John's Reviews > Tom Sawyer and Huckleberry Finn

Tom Sawyer and Huckleberry Finn by Mark Twain
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Mar 05, 2011

it was amazing
Read from March 05 to 26, 2011

Tom Sawyer is a wonderful work for children, but even better for adults. Twain captures the spirit of childhood as Tom moves from one adventure to the next. The scenes in Sunday School and church are especially good in this regard, as even the smallest thing becomes distracting, or as Tom's ulterior motives drive him to surprising actions. Further, the main characters of the book are fully formed, which results in a certain weightiness to the proceedings as the danger increases. The whole notion of the book's hero being separate from the community (in terms of his propensity to flout the rules), yet is ultimately out for the good of others, works well under Twain's more than capable pen. And I would be remiss if I didn't mention the comic brilliance of many of these scenarios. There's a real love for childhood that comes through in this novel. I look forward to sharing it with my own kids when they get older.

Huck Finn is a more mature novel. It picks up the story where TS leaves off, but the shift from third person in TS to first person in HF changes the tone a great deal. Now we find ourselves in the mind of the protagonist, and while it is the mind of a child, Huck's mind is also a troubled place. The book builds its story around Huck escaping his father and taking a raft down the Mississippi, with a runaway slave--Jim--in tow. Their easygoing way with one another belies the torment that Huck feels about helping a runaway slave get away. Twain underplays this most of the way through the novel, but one senses the constant threat for Jim's safety, if not due to Huck's actions, then the actions of those around them. Twain builds to a beautifully humanistic and, dare I say, religious moment for Huck, where the boy must decide once and for all how he will handle this issue of the runaway slave. Twain gets the psychology of the dominant culture of the day, he understands how closely tied with religion it is, and he helps the reader to see certain truths clearly precisely because he chooses a boy to be his protagonist. What a great book.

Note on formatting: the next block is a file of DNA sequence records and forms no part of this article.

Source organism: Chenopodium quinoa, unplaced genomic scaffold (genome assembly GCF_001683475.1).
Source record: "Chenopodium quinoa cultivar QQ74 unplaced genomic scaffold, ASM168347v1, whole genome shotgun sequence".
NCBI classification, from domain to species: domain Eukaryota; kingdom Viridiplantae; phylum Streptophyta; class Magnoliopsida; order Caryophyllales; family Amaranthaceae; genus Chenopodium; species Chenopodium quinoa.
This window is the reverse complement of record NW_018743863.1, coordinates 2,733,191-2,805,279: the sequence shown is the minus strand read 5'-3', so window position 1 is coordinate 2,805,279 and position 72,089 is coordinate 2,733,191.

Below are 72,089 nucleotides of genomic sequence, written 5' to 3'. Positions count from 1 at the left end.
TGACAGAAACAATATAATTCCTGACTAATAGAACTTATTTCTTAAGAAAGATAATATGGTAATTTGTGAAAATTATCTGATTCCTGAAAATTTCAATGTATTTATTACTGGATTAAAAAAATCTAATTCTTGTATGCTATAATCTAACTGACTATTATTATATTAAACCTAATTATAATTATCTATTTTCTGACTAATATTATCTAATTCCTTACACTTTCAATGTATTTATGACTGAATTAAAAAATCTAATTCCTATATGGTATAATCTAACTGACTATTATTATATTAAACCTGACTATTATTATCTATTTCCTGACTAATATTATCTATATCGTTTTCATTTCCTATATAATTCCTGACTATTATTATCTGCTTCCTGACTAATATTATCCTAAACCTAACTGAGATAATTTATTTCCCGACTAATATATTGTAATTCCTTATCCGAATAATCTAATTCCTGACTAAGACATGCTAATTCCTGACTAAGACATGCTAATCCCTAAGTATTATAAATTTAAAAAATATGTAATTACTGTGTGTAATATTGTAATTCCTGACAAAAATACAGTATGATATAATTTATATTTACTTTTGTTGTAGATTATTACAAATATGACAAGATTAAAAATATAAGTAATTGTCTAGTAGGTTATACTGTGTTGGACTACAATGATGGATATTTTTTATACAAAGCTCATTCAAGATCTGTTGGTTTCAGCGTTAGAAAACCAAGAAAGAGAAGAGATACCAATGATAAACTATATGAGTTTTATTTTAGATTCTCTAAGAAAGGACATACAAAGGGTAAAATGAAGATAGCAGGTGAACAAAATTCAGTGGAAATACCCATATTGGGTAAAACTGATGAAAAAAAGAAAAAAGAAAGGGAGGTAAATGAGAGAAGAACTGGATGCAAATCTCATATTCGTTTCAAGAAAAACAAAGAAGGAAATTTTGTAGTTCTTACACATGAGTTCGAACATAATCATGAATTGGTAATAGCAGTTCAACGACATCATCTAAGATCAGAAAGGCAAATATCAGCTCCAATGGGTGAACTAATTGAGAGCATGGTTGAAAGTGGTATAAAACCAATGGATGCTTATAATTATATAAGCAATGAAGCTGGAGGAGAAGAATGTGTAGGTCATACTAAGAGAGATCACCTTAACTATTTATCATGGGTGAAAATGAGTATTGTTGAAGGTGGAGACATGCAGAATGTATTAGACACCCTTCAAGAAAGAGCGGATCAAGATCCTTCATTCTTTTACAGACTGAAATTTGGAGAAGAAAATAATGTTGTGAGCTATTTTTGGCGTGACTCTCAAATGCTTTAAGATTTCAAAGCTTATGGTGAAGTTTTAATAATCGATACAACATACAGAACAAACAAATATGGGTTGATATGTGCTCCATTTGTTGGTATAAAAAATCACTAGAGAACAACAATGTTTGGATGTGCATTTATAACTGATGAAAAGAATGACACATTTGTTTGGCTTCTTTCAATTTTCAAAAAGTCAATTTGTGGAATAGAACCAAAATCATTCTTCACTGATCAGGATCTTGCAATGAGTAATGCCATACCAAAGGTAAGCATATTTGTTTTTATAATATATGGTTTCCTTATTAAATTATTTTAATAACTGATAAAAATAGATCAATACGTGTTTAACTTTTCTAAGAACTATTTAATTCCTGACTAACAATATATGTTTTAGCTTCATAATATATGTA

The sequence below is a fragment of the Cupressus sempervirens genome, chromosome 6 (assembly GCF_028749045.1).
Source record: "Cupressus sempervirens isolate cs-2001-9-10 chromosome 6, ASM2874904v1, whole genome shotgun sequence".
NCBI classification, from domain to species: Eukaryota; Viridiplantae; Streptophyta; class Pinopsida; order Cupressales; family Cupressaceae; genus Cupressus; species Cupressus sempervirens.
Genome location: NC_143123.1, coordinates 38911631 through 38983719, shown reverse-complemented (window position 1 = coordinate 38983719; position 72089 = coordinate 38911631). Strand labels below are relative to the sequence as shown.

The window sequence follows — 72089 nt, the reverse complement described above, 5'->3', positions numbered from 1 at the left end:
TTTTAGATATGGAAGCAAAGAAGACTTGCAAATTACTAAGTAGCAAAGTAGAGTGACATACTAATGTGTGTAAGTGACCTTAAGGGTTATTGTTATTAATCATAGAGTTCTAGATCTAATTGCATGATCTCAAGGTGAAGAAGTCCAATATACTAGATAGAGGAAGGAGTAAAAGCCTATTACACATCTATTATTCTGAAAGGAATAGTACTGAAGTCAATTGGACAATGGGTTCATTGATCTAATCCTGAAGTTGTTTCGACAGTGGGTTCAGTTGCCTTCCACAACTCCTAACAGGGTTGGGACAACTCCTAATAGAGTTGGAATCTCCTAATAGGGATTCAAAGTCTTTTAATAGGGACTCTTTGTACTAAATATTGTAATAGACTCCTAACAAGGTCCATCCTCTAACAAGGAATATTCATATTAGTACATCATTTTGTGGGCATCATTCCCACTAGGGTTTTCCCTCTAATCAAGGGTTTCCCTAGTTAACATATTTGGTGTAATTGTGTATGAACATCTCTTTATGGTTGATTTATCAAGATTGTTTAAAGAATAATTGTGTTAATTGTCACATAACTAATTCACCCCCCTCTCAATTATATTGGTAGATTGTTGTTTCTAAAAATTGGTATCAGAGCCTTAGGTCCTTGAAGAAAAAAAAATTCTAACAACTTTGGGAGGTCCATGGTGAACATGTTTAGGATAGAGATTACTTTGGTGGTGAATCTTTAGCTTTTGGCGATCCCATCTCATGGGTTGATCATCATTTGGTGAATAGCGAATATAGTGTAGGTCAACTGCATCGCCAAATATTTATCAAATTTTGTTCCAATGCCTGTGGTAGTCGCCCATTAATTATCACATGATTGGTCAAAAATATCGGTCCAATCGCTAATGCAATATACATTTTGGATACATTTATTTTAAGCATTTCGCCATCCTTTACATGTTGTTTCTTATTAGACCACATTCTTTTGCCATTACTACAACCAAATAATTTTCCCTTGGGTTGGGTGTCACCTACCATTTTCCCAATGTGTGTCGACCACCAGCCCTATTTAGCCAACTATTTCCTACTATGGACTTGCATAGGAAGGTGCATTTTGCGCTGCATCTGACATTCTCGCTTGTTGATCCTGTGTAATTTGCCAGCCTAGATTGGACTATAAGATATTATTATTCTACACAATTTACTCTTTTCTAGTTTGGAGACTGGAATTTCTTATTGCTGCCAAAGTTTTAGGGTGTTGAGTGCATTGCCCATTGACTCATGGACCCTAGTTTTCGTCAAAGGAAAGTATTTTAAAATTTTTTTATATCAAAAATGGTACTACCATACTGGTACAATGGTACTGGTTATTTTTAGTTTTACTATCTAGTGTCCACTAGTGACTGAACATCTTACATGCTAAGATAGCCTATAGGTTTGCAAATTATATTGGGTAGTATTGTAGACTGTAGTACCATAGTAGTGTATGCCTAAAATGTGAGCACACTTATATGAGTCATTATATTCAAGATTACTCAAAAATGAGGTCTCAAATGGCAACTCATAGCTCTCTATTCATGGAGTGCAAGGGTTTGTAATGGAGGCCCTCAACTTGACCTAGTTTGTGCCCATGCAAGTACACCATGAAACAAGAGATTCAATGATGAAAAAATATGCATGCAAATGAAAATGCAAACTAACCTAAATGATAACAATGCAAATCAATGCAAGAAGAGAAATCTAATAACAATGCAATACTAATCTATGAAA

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03/05/2011 page 185
30.0%
06/08/2016 marked as: read
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